Before we get ahead of each other, we should like for you to follow these Twitter accounts of the writers: @ChibunduOnuzo; @emmaiduma; @taiyeselasi; @writersPG; and of course our own account @writingGH. We suspect Book Blogger @Kinnareads might live-tweet as well.

Wednesday, 17 July, 2013

Taiye Selasi

Ghanaian-Nigerian writer Taiye Selasi makes a return to Ghana to promote her novel “Ghana Must Go” at the Tavern Tropicana. Taiye will be reading from her novel for the first time as a published novel (we will return to this in a bit).

Taiye Selasi

Taiye Selasi

Tickets are available for about GHC115 ($60) and comes with a copy of the much-praised novel Ghana Must Go. We urge you to hurry and grab a ticket. The event is somewhat targeted at a small audience. It starts at 7PM

For those of you who frequent the Ghana Voices Series, a series of monthly book reading organised by the Writers Project of Ghana in partnership with the Goethe Institut, you would remember that Taiye featured on the programme last year, prior to the publishing of her novel. If you missed, this is that opportunity to catch what you missed.

Wednesday, 17 July, 2013

Chibundu and Iduma

Young Nigerian writer of the novel, described by the Guardian as  “A fiery Nigerian revenge tragedy…”  The Spider King’s Daughter, Chibundu Onuzo, and compatriot writer and co-founder of Iroko Publishing, Emmanuel Iduma, are scheduled for a reading event in Accra. The writers will be holding a read-out hangout at the W.E.B. du Bois Centre, near the American Embassy at Cantonments, from 6PM.

Emmanuel Iduma

Emmanuel Iduma

The event is free and open to the public. This is a rare opportunity to meet two distinguished writers at one central location. And as you can imagine, we expect writers and readers in the city to fill the venue.

Friday 19 June, 2013

Chibundu is expected to do another reading at Sytris Bookshop, Mark Cofie House in Osu. The programme starts at 7PM and is free as well. In the spirit of youth and flare, Chibundu put up a video on YouTube about her Ghana trip.

From what we hear, there are arrangements to put Ghanaian writer, poet and author of Mr Happy and the Hammer of God, Martin Egblewogbe, on the evening reading as well. Very promising night.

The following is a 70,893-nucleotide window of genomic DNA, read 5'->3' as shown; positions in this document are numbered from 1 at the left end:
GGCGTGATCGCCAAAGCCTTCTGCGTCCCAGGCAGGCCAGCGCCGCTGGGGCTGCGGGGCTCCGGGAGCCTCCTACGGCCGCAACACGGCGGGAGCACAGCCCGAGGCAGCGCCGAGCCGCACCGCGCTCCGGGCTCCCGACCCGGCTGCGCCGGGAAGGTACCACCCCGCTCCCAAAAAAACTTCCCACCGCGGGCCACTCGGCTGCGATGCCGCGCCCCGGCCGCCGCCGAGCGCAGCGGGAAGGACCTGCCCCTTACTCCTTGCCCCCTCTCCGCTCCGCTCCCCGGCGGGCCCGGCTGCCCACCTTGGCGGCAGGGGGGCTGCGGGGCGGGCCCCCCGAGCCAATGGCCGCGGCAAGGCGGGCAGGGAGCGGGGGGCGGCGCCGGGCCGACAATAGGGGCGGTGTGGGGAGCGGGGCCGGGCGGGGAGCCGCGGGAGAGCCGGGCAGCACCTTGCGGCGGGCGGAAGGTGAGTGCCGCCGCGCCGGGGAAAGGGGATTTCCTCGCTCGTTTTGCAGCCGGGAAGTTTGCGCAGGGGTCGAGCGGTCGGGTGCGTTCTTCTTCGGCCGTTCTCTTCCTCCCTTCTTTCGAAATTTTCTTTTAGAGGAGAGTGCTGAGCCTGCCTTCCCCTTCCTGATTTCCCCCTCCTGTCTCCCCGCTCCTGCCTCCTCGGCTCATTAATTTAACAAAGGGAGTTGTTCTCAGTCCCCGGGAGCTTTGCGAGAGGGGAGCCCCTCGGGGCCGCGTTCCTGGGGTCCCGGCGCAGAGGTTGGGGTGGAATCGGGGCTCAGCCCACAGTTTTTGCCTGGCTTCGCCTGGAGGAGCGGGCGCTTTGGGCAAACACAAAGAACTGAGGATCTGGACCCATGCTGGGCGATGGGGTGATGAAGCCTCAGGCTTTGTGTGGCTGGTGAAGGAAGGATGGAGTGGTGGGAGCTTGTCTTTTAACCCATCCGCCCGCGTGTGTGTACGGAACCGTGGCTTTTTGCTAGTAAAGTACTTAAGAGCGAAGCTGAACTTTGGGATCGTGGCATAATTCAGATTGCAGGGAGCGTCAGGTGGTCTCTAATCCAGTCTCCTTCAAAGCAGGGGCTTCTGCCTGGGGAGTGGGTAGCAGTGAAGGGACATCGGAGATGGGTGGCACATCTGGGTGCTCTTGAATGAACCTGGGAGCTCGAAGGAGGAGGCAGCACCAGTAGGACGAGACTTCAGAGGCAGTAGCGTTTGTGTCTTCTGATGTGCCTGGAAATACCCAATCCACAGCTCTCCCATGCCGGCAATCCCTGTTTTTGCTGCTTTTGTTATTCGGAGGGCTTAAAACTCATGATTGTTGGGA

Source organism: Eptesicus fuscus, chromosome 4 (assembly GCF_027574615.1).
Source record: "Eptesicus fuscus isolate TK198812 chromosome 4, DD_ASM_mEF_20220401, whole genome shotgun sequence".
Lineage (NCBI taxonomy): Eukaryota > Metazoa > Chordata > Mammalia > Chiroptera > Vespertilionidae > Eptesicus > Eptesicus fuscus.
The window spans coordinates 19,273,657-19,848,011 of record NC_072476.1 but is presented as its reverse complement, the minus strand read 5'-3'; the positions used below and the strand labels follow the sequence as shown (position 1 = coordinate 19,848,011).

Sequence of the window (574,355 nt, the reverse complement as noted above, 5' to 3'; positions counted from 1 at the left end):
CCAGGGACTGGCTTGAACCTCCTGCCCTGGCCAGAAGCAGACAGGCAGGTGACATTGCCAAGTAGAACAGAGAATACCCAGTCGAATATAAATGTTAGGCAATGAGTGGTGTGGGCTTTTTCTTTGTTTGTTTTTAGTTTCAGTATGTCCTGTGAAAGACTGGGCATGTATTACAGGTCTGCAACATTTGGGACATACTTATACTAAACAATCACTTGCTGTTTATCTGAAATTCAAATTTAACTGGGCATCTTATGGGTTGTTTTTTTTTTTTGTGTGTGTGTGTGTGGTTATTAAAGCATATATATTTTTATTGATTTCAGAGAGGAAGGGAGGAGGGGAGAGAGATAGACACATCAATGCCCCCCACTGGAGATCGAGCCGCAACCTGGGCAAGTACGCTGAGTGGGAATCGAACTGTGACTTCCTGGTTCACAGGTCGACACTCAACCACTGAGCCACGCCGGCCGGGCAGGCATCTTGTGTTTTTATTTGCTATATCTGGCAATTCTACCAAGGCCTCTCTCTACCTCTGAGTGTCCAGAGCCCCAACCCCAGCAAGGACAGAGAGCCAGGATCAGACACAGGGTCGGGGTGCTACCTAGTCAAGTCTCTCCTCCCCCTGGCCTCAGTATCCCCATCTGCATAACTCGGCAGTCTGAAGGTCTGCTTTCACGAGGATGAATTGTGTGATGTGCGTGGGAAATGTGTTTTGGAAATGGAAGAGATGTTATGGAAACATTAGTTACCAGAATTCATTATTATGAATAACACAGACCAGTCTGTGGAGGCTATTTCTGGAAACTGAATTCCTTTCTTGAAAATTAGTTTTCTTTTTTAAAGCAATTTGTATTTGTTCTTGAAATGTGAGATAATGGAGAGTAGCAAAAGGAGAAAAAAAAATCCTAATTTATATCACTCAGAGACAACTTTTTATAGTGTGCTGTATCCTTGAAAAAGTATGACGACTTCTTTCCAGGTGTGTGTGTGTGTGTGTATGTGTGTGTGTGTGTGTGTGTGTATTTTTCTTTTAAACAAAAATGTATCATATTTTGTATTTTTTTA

Chibundu in Accra

The Palmwine Drinkard is Book for June #WPGHBOOKCLUB

The Book Discussion Club of the Writers Project of Ghana has selected the stunning novel “The Palmwine Drinkard” by Nigerian Amos Tutuola as book for their June discussion. The main discussion is scheduled for Tuesday, 25 June 2013, 6 – 7 PM, at the University of Ghana, Legon.

As you may be aware, the Twitter version of the physical meet-up is a week before 25 June. We anticipate the date for the Twitter discussion of “The Palmwine Drinkard” will be on Thursday, 20 June from 6 – 7 PM.

In line with the format which the Writers Project announced the May event, we can expect the date of the discussion, among other details, to be announced on Twitter via the organisation’s Twitter page (@writersPG). If you are on Twitter, be on the look out for this, or search the hashtag #wpghbookclub and #TPD (for The Palmwine Drinkard).

Already, we have seen the hashtags flying around on Twittersphere, with many readers talking about venues for the sale of the books. Only today, we saw a tweet from @mnhye which quoted the opening sentence of the classic novel. Another tweep and #wpghbookclub-er @amma_konadu was caught talking about how her mother loved this incredulous book.

You can pick up your copy of “The Palmwine Drinkard” from the University of Ghana bookshop at Legon (and its annexes at the Jones Quartey Building JQB at Legon and Accra City Campus) and Sytris bookshop at Osu. Hurry, we hear it’s running out. The book is available on Amazon and Kindle too.

To participate on Twitter: tweet your intention to @writersPG (they will reserve a tweet reminder for you) or simply tweet quotes from the novel or your impressions about it using the hashtags #wpghbookclub and #TPD.
To participate in the meet-up at Legon: email the coordinator

We wish you a happy reading and discussion.

Yari Yari Ntoaso Confab Kicks Off Today in Accra – Programme Line-up

The Yari Yari Ntoaso: Continuing the Dialogue kicks off today at the College of Surgeons, No. 54 Independence Avenue, Ridge, in less than an hour. The conference is bringing together women writers of African descent, writing organisations among others to deliberate on chosen topics.

As you would notice, the topics are very interesting, and the 4-day conference is interlaced with workshops for writers of all categories. It is a free, open event as long as you register. We understand, as Ghanaian Book Blogger and an organiser of the conference Kinna Likimani reveals in her post this morning that, the American scholar, author and political Activist, Angela Davis, will be speaking at the Opening Plenary at the conference.

Creative Writing Ghana received a copy of the programme line-up. Below, we publish the complete list.

Thursday, 16 MAY
10:00am-4:30:  Registration
10:00am-4:30pm:  Book Tables & Vendors
10:30-11:00:  Welcome & Orientation
Welcome from representatives of the conference sponsors and collaborating organizations
11:00-1:00pm:  Master Translation Class. This class is first-come, first-served; please arrive a few minutes early.  Led by Wangui wa Goro (Kenya)
1:00-3:00pm:  Performance Art Workshops Workshops are first-come, first-served; please  arrive a few minutes early. Led by Gabrielle Civil (USA/Haiti) and Wura-Natasha Ogunji (Nigeria/USA)
3:15-4:30pm – Identity & Creativity
How authors’ and characters’ identities affect the creative process.